Smart Phones, Free-Access -- Keys to European Internet
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Unlike broadcast television and radio, the Internet in Europe is not a consumer media, according to research presented recently by Jupiter Communications Europe.
The data indicates, in fact, that local telecoms are currently holding back Internet development and growth of e-commerce.
"Unlike television, the Internet in Europe is not 'free-to-air'," said Phil Dwyer, managing director of Jupiter Communications Europe. "Whereas in the United States, where Internet users can remain online for hours with no additional fees, there is a medium to high variable (telecom) cost in Europe due to per minute charges."
In a detailed presentation, Dwyer illustrated what effect online charges have had on European Internet development/usage. In 1998, for instance, the average user in the U.S. spent 32 hours a week on the Internet, compared to 22 hours a week in Europe. There was an even greater gap between AOL users: 30 hours per week in the U.S. versus 8 in Europe.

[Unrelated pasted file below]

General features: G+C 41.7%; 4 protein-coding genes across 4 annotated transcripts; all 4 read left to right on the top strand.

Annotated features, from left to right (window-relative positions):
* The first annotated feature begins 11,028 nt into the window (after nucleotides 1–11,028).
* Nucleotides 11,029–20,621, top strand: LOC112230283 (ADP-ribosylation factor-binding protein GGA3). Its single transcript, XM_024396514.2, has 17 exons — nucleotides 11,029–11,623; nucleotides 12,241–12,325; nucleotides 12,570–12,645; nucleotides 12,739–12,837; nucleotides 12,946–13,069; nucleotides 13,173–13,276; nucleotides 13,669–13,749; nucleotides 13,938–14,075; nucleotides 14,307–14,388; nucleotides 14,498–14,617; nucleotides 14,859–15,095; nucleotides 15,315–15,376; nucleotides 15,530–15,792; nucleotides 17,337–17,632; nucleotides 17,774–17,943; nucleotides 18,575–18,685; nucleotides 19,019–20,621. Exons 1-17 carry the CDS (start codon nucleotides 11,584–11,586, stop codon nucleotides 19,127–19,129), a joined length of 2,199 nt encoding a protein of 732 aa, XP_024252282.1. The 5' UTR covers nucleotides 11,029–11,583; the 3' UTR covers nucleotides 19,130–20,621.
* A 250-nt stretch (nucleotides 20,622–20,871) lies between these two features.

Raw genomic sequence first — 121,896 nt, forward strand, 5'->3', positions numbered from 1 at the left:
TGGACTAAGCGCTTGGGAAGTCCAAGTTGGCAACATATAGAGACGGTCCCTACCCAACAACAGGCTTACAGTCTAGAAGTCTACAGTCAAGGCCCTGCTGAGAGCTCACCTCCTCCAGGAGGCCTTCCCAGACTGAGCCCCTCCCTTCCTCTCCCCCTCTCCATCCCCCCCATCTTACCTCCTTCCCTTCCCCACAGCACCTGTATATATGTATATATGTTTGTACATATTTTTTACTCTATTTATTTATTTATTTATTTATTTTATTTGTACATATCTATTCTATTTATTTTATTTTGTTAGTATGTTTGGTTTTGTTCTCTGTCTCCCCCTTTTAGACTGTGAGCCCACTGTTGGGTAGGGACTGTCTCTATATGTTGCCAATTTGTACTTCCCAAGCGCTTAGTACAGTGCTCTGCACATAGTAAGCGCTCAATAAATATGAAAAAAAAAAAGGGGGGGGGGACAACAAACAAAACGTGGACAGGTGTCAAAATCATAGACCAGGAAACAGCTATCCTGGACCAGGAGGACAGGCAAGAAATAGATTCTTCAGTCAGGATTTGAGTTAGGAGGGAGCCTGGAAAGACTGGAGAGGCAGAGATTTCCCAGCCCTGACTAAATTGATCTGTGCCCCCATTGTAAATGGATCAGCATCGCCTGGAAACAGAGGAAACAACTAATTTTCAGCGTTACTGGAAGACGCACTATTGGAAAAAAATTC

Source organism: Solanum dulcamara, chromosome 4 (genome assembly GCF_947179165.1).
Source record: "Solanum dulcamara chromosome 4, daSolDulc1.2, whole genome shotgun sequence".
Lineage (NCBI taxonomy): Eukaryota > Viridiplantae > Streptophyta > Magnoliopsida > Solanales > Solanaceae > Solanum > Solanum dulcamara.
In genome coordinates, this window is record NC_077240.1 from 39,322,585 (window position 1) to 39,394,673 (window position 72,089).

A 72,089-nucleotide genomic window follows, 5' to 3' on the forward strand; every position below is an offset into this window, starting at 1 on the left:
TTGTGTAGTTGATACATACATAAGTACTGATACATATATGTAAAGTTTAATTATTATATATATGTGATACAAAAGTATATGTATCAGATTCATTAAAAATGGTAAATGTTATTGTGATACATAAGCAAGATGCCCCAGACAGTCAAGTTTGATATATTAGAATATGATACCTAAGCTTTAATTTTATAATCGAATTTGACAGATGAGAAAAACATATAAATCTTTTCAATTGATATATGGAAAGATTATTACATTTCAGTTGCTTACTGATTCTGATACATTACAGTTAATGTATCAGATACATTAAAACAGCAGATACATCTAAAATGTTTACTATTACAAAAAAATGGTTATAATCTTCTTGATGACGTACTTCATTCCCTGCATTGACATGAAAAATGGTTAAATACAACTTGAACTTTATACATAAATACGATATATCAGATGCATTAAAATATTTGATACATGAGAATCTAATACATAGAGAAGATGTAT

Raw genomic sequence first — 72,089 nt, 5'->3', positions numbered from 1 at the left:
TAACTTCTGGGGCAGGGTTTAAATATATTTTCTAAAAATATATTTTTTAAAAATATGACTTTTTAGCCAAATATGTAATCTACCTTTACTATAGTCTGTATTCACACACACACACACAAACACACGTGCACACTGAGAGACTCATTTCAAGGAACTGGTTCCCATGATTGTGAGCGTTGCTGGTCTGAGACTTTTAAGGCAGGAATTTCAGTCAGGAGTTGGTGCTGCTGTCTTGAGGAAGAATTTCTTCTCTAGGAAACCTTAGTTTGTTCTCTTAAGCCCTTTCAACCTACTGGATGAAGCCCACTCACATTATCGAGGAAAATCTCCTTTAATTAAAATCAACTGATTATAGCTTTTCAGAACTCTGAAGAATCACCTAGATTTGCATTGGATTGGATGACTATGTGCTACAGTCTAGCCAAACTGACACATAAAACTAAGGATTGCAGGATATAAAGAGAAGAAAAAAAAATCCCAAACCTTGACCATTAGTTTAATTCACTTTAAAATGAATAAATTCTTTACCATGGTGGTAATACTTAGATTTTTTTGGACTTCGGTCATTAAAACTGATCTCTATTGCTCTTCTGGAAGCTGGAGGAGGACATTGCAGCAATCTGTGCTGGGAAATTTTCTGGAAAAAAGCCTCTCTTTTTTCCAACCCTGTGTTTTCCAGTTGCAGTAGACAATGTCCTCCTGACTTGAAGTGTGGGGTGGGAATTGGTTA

"Europe could have a very good, profitable e-commerce market. Unfortunately the online charges restrict that," said Dwyer. "Trying to create a user-free medium base which drives e-commerce and advertising is essential. Right now, though, it is restricted by fixed ISP charges and variable telecom costs."
Italy, Spain, and France lead the European countries with high variable costs, according to Jupiter.
Not all the data, however, is negative. There is a growing trend towards free and/or unlimited Internet access, even among telecoms. Additionally, Dwyer pointed out, the use of 'smart phones' will greatly increase European Internet use through 2001.
"The installed base for smart phones already in existence will provide no-cost Internet access to millions of users in the near future. Germany, Italy, UK, France, and the Netherlands will be the leaders in this area," said Dwyer.